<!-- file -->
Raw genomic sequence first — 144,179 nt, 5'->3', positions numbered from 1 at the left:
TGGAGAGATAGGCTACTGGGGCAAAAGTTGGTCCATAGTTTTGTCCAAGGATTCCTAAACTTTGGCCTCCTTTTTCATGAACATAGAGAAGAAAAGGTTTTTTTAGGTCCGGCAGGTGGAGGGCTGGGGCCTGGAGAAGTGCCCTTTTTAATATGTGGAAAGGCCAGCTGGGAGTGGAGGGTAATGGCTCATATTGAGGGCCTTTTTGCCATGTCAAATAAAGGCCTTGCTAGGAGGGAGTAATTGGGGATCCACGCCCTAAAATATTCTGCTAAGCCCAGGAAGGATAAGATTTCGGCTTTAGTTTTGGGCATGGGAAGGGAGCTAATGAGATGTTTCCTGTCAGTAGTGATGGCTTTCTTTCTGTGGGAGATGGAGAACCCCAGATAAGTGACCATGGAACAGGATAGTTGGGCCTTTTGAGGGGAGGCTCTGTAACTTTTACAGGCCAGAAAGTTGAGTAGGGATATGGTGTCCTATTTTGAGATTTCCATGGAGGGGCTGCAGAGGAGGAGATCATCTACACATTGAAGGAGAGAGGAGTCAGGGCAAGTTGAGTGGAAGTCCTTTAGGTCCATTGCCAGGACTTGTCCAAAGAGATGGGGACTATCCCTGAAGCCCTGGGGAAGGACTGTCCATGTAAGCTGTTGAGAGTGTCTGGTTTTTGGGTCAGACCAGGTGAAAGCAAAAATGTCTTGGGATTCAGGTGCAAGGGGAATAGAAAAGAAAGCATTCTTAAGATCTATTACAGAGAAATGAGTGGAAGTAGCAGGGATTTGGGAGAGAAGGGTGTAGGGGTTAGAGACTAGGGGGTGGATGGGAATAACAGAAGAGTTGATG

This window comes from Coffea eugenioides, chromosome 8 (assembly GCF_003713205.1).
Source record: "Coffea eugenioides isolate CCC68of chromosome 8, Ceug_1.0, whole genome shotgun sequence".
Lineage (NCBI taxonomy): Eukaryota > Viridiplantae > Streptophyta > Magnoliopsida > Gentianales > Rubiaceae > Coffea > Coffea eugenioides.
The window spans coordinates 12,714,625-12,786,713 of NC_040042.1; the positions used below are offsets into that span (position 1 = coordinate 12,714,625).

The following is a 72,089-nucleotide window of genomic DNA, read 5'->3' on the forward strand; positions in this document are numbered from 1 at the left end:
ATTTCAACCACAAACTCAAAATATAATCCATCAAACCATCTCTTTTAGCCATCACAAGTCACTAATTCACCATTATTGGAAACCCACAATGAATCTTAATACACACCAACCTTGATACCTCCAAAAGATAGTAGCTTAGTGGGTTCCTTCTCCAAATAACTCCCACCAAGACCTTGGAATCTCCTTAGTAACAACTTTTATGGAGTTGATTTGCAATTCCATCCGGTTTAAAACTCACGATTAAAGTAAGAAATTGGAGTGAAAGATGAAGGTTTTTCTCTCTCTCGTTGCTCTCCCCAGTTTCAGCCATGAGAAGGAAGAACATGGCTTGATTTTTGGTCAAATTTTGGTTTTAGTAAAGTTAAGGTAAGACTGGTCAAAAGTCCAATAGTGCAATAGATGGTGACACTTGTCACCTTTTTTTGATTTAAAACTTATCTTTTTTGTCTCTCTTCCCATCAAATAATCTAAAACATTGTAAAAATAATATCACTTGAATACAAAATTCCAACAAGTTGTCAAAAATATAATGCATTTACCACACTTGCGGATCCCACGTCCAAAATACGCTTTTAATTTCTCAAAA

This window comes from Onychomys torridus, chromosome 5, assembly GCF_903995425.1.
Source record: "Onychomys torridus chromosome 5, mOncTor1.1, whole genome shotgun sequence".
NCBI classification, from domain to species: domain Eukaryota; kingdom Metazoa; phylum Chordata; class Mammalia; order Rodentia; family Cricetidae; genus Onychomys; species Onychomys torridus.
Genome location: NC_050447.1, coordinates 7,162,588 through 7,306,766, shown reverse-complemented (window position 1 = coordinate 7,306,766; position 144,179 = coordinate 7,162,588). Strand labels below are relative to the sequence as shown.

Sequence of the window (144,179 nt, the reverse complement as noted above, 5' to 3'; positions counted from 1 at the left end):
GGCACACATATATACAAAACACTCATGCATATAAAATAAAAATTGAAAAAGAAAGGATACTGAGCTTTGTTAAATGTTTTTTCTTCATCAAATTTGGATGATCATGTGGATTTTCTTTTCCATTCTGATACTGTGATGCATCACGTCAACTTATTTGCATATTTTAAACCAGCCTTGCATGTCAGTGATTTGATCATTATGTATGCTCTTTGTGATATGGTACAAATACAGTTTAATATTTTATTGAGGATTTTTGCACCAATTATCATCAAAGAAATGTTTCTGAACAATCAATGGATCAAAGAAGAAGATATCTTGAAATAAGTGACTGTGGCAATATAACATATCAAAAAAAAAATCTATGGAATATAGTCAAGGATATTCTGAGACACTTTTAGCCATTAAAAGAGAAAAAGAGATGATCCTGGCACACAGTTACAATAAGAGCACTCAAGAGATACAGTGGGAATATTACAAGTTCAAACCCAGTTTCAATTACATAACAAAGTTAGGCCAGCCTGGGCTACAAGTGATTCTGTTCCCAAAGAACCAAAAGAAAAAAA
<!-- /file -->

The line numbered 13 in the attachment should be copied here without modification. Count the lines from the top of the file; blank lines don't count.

Sequence of the window (144,179 nt, the reverse complement as noted above, 5' to 3'; positions counted from 1 at the left end):